This project was successful at a local level to connect with local residents whose gardens continued to reintroduce gazania seed and cutting materials through the dumping of garden waste into high-priority conservation areas. It also built on extensive conservation works undertaken by the project partners over the previous decade to remove gazanias throughout the Adelaide and Mount Lofty Ranges Region.

The project is a partnership between Alexandrina Council, Goolwa to Wellington Local Action Planning, Goolwa Coastcare, Alexandrina Community Nursery and Natural Resources Adelaide & Mount Lofty Ranges.


Biography:

Caroline has worked for Natural Resources AMLR since 2005, initially working with community and school groups on coastal restoration projects before joining the Seascapes Team in February 2009. Having a strong background in on ground works and community capacity building and engagement, Caroline works with a range of coastal community groups and land managers to plan, prioritise and coordinate the Board’s coastal on-ground works across the region. Always looking for a new way to tackle the challenges facing our coastal areas there’s usually a new idea on the horizon on how we can engage the wider community to make positive change locally.

Shen has 15 years’ experience across the private, non-profit, federal and local government sectors as a lawyer, campaigner, policy adviser and project manager.  In her current role as Principal Strategy and Policy Officer at Alexandrina Council, Shen leads Council’s environmental sustainability, marketing & communications and strategic planning functions.  A Goolwa Beach local and a passionate believer in the power of people coming together to speak up and care for the places they love, Shen’s garden is proudly Gazania free!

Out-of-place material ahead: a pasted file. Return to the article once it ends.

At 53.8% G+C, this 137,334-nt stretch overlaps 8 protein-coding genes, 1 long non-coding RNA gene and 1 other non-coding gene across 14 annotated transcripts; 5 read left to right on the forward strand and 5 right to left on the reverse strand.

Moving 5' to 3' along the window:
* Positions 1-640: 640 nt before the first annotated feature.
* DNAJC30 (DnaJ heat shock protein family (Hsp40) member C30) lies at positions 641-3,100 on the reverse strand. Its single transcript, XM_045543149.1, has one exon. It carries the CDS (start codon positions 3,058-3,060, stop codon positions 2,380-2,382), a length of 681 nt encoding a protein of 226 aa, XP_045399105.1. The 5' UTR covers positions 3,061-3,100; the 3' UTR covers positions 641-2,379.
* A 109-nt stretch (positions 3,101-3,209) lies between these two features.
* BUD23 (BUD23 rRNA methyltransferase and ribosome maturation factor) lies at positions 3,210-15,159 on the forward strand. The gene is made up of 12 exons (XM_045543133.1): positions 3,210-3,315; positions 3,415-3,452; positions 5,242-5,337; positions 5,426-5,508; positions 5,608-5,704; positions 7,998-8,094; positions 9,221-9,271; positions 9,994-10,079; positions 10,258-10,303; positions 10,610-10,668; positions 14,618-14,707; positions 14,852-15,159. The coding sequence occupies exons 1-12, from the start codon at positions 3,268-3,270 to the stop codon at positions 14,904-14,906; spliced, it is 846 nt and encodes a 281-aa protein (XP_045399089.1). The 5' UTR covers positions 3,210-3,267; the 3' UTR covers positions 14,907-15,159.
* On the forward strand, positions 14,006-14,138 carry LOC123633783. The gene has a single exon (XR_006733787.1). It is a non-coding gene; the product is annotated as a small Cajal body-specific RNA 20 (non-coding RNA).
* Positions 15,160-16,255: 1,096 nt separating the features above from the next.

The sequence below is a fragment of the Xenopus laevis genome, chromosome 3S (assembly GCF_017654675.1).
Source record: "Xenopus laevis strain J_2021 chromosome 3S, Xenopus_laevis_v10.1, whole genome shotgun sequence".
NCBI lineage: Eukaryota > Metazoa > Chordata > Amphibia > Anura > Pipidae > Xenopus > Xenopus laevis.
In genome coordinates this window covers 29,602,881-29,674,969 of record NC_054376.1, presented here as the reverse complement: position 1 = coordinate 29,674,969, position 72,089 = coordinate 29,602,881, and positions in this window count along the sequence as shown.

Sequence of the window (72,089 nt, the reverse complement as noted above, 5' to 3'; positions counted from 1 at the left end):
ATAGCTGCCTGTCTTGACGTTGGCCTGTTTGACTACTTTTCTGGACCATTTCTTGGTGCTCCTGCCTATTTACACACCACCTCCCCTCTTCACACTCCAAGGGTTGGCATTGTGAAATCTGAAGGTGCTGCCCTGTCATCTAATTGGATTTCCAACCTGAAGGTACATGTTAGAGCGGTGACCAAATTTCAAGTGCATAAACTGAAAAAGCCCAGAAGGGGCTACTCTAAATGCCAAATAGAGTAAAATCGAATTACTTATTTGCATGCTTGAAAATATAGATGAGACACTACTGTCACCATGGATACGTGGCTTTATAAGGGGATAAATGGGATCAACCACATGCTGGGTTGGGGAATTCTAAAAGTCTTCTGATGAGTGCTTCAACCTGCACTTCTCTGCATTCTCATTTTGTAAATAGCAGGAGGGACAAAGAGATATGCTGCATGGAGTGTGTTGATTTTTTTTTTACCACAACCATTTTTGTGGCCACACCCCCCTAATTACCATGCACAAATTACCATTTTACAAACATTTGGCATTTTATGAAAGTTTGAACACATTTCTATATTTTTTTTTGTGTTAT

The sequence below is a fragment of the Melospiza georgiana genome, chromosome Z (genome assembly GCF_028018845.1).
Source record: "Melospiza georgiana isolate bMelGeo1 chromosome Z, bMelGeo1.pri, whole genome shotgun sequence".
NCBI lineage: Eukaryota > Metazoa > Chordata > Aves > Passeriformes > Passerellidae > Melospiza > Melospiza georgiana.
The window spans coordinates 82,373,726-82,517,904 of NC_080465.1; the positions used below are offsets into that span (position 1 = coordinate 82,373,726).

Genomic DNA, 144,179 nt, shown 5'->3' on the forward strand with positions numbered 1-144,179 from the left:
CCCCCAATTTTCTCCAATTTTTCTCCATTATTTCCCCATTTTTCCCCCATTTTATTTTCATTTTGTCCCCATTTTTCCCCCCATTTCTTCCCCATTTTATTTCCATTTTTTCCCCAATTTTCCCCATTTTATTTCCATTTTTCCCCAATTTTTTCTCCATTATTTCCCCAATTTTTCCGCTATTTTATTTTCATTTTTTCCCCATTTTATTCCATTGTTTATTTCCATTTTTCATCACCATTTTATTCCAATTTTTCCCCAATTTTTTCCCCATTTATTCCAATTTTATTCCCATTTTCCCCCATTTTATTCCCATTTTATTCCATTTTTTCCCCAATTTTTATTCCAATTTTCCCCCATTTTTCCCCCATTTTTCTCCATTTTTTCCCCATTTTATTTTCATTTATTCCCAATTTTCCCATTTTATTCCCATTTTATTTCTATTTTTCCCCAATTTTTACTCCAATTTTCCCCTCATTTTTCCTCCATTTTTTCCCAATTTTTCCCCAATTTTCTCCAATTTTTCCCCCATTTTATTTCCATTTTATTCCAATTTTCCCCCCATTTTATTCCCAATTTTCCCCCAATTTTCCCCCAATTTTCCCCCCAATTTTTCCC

Preparing for coastal flooding – supporting the community to help themselves and each other

Mrs Anna Pannell1

1URPS, Rose Park, Australia

Building the resilience of communities to cope with emergencies relies on individuals playing their part, knowing what they can do to prepare, respond and recover and how they can help each other.

URPS recently assisted Adelaide Plains Council in the preparation of a Community Emergency Management Plan that would help the Webb Beach community better understand and be better prepared for sea flood events. This project was not about telling the Webb Beach community how they should respond in emergency situations, but rather facilitating a process whereby the community comes up with their own ideas.

Webb Beach’s coastal location and low elevation mean it is at risk of being flooded.  Historic flood events caused by a combination of high tides and storm events have resulted in areas of the settlement and the causeway into Webb Beach being inundated.  Coastal flood risks at Webb Beach are projected to increase in frequency and extent as the climate changes and sea levels rise.

This presentation will describe how the project helped the community to help themselves and build their resilience to coastal flooding.


Biography:

Anna is an environmental scientist, an experienced project manager and highly effective communicator. These complementary skills allow her to successfully bridge the gap between science, planning and stakeholder engagement for a wide range of strategic planning projects relating to climate change planning and natural resources management.